St. Louis Cardinals Starting Pitcher Mike Leake

During the course of an offseason, big-time free agents get all the attention while minor acquisitions are rarely noticed. However, there are also middle-of-the-road signings that can help fill out a rotation or lineup, and go a long way toward completing a championship caliber roster. Ian York takes a look at what could be one such signing in St. Louis Cardinals starting pitcher Mike Leake.

Having lost Lance Lynn to Tommy John surgery in early November, and free agent John Lackey to the division-rival Chicago Cubs in early December, the St. Louis Cardinals signed Mike Leake to a five-year, $80 million contract in late December to shore up their rotation. The right-hander had been dealt at the trade deadline from the Cincinnati Reds to the San Francisco Giants for a playoff push that ultimately fell short.

Which Leake is St. Louis likely to see in 2016 the mediocre one who pitched the first 17 games of 2015 with an ERA of 4.39, the pretty good pitcher who closed out the season with 13 games at an ERA of 2.85, or the league-average pitcher that his full season numbers say he was? Did anything quantitative change about his pitches, or was he mainly unlucky in the first half and/or lucky in the second half?

When we compare his pitch usage to his outcomes over the season, a couple of things do stand out:

The above charts show Leake’s pitch usage at the bottom, his earned runs per inning pitched in the middle, and his WHIP in the top chart. The vertical line shows where he seemed to turn his season around, starting with his July 10 outing (8 innings, 3 hits, no runs).

Leake is mainly a sinkerball pitcher, with the sinker (“SI” as labelled by PITCHf/x) comprising nearly half his pitches (45.9% over the season). He rarely throws a pure four-seam fastball (‘FF”), but mixes in a cutter (“FC”), slider (“SL”), changeup (“CH”), and curve (a knuckle curve, according to PITCHf/x: “KC”). I have also shown his intentional walks (“IN”) to make the numbers come out to 100%.

One noticeable difference is that in the last 13 games, Leake turned to his cutter much more (24.1% of his pitches in the last 13 games, vs. 14% in the first 17). He also decreased his changeup usage, but otherwise didn’t make many adjustments:

Mike Leake, 2015 pitch use (Percent of all pitches)
Full season 1st 17 games Last 13 games
FF 5.3 5.8 4.8
SI 45.9 47.9 43.1
FC 18.2 14.0 24.1
KC 13.5 12.2 15.3
SL 9.2 9.9 8.1
CH 7.2 9.2 4.4

His cutter quality improved somewhat in the second half of the season, based on opponents’ total bases per 100 pitches:

The TB/100 for his curve, slider, and change were basically identical in the two halves of the season, so those dots overlay each other. For his cutter, TB/100 dropped from 12.6 to 7.2. His fastball improved even more (from 18.5 to 5.5 TB/100), but he throws that pitch so rarely that it doesn’t make a significant contribution to his overall numbers.

Is there any indication that his cutter was different in the halves? We can look at velocity and spin direction (which determines break direction):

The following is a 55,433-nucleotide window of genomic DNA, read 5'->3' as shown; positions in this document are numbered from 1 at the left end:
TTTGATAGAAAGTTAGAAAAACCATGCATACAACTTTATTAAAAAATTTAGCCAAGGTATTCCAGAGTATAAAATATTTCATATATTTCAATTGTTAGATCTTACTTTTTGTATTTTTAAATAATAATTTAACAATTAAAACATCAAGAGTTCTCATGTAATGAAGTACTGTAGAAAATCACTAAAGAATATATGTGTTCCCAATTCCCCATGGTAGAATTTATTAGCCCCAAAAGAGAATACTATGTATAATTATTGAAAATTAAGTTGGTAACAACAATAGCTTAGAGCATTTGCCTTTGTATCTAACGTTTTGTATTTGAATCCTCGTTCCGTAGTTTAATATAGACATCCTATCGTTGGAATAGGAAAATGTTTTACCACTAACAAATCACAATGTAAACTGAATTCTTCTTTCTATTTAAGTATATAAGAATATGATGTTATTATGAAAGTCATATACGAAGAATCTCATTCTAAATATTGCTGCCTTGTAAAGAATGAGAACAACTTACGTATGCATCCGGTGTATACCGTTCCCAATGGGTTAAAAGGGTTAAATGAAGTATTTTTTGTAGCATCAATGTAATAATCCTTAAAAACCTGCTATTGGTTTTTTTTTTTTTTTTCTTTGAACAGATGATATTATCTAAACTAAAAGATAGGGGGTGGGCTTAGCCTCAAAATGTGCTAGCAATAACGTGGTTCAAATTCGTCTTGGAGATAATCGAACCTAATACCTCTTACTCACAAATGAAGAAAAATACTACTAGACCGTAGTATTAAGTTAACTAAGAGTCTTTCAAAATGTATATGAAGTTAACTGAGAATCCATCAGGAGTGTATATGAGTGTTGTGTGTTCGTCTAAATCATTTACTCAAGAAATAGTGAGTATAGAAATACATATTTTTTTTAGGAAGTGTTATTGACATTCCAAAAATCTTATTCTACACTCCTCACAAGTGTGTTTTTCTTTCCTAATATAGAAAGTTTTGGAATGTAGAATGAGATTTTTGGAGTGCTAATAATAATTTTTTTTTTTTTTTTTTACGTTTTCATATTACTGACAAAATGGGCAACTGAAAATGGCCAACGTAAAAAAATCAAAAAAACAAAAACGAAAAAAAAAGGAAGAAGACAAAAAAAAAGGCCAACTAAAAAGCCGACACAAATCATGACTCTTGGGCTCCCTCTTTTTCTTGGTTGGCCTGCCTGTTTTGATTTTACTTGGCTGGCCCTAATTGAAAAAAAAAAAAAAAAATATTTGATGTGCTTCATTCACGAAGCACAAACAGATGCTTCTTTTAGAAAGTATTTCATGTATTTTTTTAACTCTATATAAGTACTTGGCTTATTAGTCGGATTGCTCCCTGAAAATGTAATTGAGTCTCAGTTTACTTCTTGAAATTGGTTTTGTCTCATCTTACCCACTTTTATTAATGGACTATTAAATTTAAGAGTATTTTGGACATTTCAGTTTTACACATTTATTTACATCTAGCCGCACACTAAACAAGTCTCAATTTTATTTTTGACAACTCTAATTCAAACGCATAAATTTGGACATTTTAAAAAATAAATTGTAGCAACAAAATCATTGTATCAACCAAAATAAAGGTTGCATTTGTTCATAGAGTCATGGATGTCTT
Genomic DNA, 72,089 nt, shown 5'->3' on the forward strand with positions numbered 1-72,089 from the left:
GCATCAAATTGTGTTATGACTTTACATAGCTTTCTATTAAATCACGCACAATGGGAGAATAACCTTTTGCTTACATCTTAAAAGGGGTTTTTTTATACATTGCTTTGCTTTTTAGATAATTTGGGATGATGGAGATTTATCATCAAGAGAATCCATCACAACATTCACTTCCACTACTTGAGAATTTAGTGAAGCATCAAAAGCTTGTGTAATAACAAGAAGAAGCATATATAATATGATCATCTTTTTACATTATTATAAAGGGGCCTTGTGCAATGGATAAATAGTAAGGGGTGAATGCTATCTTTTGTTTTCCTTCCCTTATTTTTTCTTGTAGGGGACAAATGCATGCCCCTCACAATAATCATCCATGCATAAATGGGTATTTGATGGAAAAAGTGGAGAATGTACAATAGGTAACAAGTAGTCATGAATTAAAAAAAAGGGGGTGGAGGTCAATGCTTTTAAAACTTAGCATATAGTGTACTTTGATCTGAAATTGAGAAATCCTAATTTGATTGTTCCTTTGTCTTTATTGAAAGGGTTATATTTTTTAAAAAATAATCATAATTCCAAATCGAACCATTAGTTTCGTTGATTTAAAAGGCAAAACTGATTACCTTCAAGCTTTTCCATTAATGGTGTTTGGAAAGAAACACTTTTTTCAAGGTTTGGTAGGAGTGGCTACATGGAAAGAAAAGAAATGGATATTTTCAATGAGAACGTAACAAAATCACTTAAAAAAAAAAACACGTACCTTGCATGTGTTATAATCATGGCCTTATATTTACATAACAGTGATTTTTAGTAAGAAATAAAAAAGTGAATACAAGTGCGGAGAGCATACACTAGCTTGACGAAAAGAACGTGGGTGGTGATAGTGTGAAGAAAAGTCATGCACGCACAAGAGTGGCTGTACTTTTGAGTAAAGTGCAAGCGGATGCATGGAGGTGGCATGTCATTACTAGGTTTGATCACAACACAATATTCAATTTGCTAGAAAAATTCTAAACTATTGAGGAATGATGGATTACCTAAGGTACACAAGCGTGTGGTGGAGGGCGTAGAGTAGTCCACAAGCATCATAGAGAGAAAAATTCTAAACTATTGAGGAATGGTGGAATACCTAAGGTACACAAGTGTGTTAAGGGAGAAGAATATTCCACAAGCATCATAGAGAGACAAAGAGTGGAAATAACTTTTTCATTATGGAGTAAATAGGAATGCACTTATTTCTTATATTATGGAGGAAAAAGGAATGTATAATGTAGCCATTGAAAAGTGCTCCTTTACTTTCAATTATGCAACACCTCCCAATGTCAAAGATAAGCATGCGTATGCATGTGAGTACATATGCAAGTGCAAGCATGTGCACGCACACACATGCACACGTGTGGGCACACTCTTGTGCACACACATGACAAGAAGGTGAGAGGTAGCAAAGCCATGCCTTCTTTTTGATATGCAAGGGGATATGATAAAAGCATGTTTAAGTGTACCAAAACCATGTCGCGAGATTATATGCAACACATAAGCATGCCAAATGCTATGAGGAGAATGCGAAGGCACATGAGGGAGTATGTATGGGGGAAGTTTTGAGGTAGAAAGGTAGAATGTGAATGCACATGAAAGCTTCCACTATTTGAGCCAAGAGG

The two parts of the season look very similar in terms of velocity and spin direction. It’s not shown in these charts, but his spin rates (determining the amount of break) were also very similar across the halves.

How about his location? Leake normally does a pretty good job of targeting the edges of the strikes zone with his slider and cutter. In 2015, his overall season location looked like this:

And rather than take up extra space with the charts for each half, you can just look at the season charts twice, because there was very little difference in his location between his first 17 and last 13 games.

So although Leake increased his cutter usage, and his cutter was more effective in the second half of 2015, there doesn’t seem to be any quantitative difference in the pitch that would explain why.

Going back to the first chart here, the pitch usage vs. outcomes, one important point is that, although the ER/inning chart looks quite different in the two halves of the season, his WHIP doesn’t seem all that dramatically different in the second half. That suggests that Leake may have been more lucky in the second half, and that is borne out by his BABIP a respectable .287 in the first 17 games, but an unsustainable .231 in his last 13.

Over his 6-year major-league career, Mike Leake has been almost exactly a league-average pitcher (career ERA+ of 101), and he was pretty much a league-average pitcher in 2015 (ERA+ of 106). Even though his season seemed to split into two very different halves, there is little evidence that Leake found anything new to make him a better than average pitcher; he was mostly just unlucky in the first half, and lucky in the second.

One thing that is important to remember about Leake is that, although he is league-average, he has pitched at least 192 innings over the last three seasons, and at least 167 ⅔ over the last five. He has been remarkably consistent over his professional career a career that went straight from college to MLB.  While nobody will be absolutely sure which Mike Leake will show up in St. Louis until the season starts, his career numbers indicate that he is a safe bet for a full season’s worth of solid performance.

Ian York uses the PITCHf/x to monitor the strike zone, highlights great performances, monitors league-wide trends and tracks the performances of some interesting young hitters.

Follow Ian on Twitter @iayork.

All data compiled from PITCHfx and Baseball-Reference.com.

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Ian is an immunologist and virologist who lives in Atlanta with his wife and two sons. Most of his time is spent driving his kids to baseball and soccer games, during which he indoctrinates his children on the glories of Pedro Martinez, the many virtues of the Montreal Expos, and other important information.

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